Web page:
A need for e-health guides

The digital transformation has influenced and changed all areas of society. One of the areas still in transition is the healthcare. From tracking and managing health data to online diagnosis, e-health developments are gradually entering our lives. The Covid 19 pandemic showed how useful tracking apps are in containing the spread of a virus. And the benefits are many: people living in rural areas receive better medical care via telemedicine, seniors can live at home longer with the help of sensors and smart home devices, health and fitness apps help people exercise, drink water, eat healthier. And yet many people do not use these e-health services, as the download numbers of Covid tracking apps have shown. For example, in Germany, around 26 million people downloaded the Corona Warn App, which represents only 31 % of the population (Statista, 2021). 

According to the European Commission eHealth Action Plan 2012-2020, one of the main barriers to the development of e-health is the lack of awareness, trust and ability to find, understand and appraise online health information – and to apply this knowledge to make health decisions, as well to trust e-health solutions.

The project “E-HEALth Literacy”, short HEAL, is co-funded by the European Union in the Erasmus+ program and has the objective to have an impact on individuals’ usage of e-health applications and services in a way that will benefit their life situation and health. In order to do so, it was important to start the project by understanding exactly how these issues are perceived and experienced in Germany, Switzerland, Slovenia, Lithuania and Greece. Thus, to better understand what the common needs and what are the common points between the partner countries are when it comes to opportunities to develop e-health competences, an overview of the state of the art (Desk Research) and a deep interviews (Field Research) were conducted in each country. The first step was to understand what the resources, initiatives and communities are already working in each country. As an example, in Switzerland, I-DAIR has identified that the challenge ahead is to bring quantitative and qualitative benchmarks together for digital health innovation to scale responsibly. It is also equally important to retain human agency as health assessments and interventions get digitized. In Germany, there is a difference between regulated, certified health apps (DiGa) and apps that promote health and fitness. The implications of this difference must be understood by the user.

The findings from the Desk Research allowed us to create a guided interview template to be used in the Field Research. A focus group interview was conducted in each country to better explore the different national realities. The results of the focus groups will be used as basis for the development of a online repository, a toolkit and a netiquette. Therefore, the partners have chosen a variety of experts from different fields:  health policy experts, representatives of the competent ministry, application developers, and non-governmental organizations active in the field of e-health, health workers, health insurance representatives, developers and providers of e-health services as well as users of these services.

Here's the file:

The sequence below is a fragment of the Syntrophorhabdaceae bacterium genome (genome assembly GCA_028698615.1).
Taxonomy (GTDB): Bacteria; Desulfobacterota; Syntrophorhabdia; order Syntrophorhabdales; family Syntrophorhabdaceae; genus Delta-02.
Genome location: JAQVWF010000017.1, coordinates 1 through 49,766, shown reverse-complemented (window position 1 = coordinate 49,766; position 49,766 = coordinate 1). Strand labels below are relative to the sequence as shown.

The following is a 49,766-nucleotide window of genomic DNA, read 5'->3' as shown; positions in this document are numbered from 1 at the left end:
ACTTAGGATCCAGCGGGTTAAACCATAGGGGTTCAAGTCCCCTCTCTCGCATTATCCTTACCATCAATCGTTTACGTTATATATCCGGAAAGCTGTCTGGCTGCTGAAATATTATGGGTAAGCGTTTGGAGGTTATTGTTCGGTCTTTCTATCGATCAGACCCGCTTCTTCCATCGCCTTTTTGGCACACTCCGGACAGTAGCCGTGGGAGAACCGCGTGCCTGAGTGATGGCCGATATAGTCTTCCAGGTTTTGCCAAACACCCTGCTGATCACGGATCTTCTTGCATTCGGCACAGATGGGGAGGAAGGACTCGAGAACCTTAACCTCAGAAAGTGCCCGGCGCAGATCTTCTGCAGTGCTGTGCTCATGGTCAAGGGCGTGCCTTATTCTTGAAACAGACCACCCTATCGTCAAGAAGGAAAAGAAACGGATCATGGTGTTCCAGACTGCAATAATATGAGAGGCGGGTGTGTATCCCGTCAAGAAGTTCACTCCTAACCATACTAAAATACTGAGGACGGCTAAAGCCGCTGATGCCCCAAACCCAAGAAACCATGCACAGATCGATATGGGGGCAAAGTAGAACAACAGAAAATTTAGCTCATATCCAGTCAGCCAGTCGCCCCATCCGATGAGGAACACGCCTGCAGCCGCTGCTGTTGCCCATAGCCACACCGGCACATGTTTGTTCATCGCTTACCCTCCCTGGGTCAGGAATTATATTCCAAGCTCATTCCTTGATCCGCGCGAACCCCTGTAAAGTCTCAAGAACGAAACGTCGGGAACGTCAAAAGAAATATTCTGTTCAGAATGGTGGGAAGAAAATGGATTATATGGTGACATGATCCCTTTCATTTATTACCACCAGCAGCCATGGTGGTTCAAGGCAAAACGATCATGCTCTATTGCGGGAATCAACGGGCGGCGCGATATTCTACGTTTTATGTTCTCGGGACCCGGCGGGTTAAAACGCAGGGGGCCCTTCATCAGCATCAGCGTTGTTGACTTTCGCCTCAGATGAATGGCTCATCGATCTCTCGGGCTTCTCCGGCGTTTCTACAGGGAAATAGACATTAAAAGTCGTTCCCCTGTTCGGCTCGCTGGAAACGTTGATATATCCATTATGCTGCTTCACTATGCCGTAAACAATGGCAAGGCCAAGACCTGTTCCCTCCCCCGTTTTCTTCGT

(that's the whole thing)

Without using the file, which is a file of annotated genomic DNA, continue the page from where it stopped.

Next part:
Conclusions of the Research

When it comes to health, it is clear that “there isn’t one solution. Health and the path to health is a process”. More communication, collaboration, and call for action/personal engagement/ownership are deeply needed. “We need to empower patients and professionals to share the responsibility of the treatment” in a way that promotes autonomy and trust in the digital health services and tools, so the experts.

The current changes are seen by the participants of the focus groups as an improvement for the health system: the patient will receive the sovereignty over the health data (especially with the digital patient file). That means that if the patient wants they will have access to the medical reports as well as an overview of medication and their health history. They can grant access to the doctors who can then better understand the medical history of a person. This is considered a big step forward when it comes to patients’ autonomy by the experts. In order to use this autonomy, patients need to have the knowledge and skills to make educated decisions, all focus group participants agreed.

Based on the results of the desk research and the discussions on e-health, it can be concluded that on the side of the consumers the hesitation to use e-helath services stems from a general lack of digital literacy, accessibility to appropriate equipment and fear of the unknown. The project’s goal is to support citizens in experiencing the benefits and usability of digital health applications and to empower them in becoming sovereign owners of the their health data.

Because the people who will benefit the most from e-health services are a heterogeneous group, there is not one group of professionals who stands out to facilitate these services. We need volunteers and full-time staff to be ready to teach citizens about e-health. That can be health professionals, digital experts but also librarians and neighbourhood counselors who work with adults and support them with their first and second steps into the digital world. In order to support and empower these multipliers, the HEAL project develops a training kit that will qualify them to become »e-health guides«.

In 2023, the project will offer a training kit for multipliers to become “e-health guides”.